Flammable liquids cabinets must be constructed with perforated shelving that allows the free movement of air. This decreases the risk of flammable vapours building up inside the cabinet. 

A further requirement of AS 1940:2017 is that the cabinet shelving be capable of carrying the maximum possible load. Compliant cabinets are constructed with sturdy shelving that meets the maximum load requirements for flammable liquidsYou can find the maximum load capacity for your flammable liquids cabinet on the pre-installed signage that’s clearly displayed on the front of the cabinet. Just remember, it’s also important to fully train your staff and supervisors so that they never overload your safety cabinet. 

Construction For Large Capacity Cabinets

Any flammable liquids cabinet that holds more than 250 litres of chemical is considered a large capacity cabinet — and has additional construction specifications. First, the exterior of the cabinet must be at least 1mm thick. Second, the cabinet must not stand taller than 2 metres from floor level.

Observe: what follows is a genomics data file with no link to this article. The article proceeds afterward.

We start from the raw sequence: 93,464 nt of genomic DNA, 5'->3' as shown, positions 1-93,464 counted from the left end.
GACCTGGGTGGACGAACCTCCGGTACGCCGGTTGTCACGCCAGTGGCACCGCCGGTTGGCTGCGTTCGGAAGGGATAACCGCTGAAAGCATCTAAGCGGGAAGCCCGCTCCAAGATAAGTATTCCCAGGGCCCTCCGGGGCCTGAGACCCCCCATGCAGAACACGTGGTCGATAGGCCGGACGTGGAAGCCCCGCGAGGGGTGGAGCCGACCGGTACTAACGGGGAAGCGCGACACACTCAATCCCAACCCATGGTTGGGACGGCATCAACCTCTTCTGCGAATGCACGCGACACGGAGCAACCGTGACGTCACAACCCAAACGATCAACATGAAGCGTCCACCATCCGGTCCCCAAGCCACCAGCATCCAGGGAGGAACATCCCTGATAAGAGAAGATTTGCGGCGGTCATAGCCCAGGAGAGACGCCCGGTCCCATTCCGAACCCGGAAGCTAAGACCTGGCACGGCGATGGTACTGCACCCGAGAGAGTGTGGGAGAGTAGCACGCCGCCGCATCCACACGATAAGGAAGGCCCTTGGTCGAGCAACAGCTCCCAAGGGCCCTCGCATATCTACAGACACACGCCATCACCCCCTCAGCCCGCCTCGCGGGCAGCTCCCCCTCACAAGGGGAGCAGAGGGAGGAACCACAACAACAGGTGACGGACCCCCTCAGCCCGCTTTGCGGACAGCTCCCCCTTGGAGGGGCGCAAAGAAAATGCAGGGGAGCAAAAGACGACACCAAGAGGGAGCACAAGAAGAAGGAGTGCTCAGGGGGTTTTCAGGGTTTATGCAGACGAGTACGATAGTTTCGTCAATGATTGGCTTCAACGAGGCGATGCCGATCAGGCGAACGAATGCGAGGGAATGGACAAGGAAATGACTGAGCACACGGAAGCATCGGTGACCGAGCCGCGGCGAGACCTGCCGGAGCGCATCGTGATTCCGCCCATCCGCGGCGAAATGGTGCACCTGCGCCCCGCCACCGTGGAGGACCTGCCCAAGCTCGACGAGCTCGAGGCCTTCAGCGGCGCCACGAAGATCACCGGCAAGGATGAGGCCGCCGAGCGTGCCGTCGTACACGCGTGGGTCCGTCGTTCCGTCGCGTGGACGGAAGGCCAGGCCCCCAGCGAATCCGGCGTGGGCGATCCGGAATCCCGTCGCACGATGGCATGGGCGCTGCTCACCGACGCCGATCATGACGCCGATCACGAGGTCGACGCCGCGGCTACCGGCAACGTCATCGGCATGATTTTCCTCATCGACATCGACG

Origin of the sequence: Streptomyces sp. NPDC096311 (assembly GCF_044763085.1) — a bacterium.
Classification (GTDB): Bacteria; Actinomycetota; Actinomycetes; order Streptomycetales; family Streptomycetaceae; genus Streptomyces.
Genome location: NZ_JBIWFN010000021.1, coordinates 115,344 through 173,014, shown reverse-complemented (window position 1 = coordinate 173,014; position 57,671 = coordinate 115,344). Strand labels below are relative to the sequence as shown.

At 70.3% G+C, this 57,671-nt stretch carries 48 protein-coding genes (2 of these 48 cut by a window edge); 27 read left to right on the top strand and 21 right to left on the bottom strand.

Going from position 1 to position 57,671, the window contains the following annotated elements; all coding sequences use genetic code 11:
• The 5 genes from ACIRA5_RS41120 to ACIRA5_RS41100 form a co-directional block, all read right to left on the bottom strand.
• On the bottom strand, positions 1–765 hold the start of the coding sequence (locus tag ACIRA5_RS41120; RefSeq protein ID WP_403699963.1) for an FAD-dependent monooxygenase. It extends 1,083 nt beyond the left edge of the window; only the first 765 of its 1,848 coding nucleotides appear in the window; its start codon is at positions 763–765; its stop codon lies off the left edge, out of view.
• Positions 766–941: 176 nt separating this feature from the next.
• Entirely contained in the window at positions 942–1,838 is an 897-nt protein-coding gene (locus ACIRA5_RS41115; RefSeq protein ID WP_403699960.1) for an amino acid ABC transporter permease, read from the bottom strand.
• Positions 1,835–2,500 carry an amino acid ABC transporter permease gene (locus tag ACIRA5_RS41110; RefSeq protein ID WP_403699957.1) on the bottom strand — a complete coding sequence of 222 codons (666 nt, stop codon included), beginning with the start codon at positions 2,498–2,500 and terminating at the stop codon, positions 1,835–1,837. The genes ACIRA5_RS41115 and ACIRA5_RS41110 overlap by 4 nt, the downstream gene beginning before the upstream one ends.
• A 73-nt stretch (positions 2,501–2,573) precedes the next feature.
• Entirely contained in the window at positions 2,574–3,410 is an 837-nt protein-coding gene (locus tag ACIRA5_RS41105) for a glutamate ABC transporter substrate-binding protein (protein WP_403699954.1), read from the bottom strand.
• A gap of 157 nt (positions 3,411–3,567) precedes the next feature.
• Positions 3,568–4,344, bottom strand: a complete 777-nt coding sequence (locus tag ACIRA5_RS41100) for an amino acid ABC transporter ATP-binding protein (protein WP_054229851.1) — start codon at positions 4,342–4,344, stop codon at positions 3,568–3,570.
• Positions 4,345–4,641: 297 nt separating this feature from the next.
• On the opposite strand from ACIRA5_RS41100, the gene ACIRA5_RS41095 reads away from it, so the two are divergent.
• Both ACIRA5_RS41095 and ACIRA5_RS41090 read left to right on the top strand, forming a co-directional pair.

Tip #2. Spill Containment

Your next consideration is ensuring the flammable liquids cabinet has a spill containment sump to catch leaks and seepage from broken or damaged containers. The spill sump must be 150mm deep, liquid-tight and located at the base of the cabinet.  

SC250A-minYour flammable cabinet should be constructed with a liquid-tight spill containment sump that can contain and control chemical spills.

To maintain the integrity of the cabinet’s spill containment system, it must be clear from substances and materials. That means you should always inspect and clean out your spill containment sumps and never used them as a shelving or storage area. 

Spill Containment For Large Capacity Cabinets 

For cabinets over 250 litres, the spill containment sump must be able to hold at least 25% of the total capacity of the cabinet or the full volume of the largest chemical container that will be stored in the cabinet.  

SC350If you require a flammable cabinet that’s over 250 litres, your spill containment sump must be able to meet the required capacities as stated in the Australian Standards.

IMPORTANT: Do you need an easier and safer way to clear away spilled chemicals? We’ve created flammable cabinets with a plug on the spill sump for the simple and safe clearing of your cabinet spill containment sump. 

Tip #3. Marking and Signage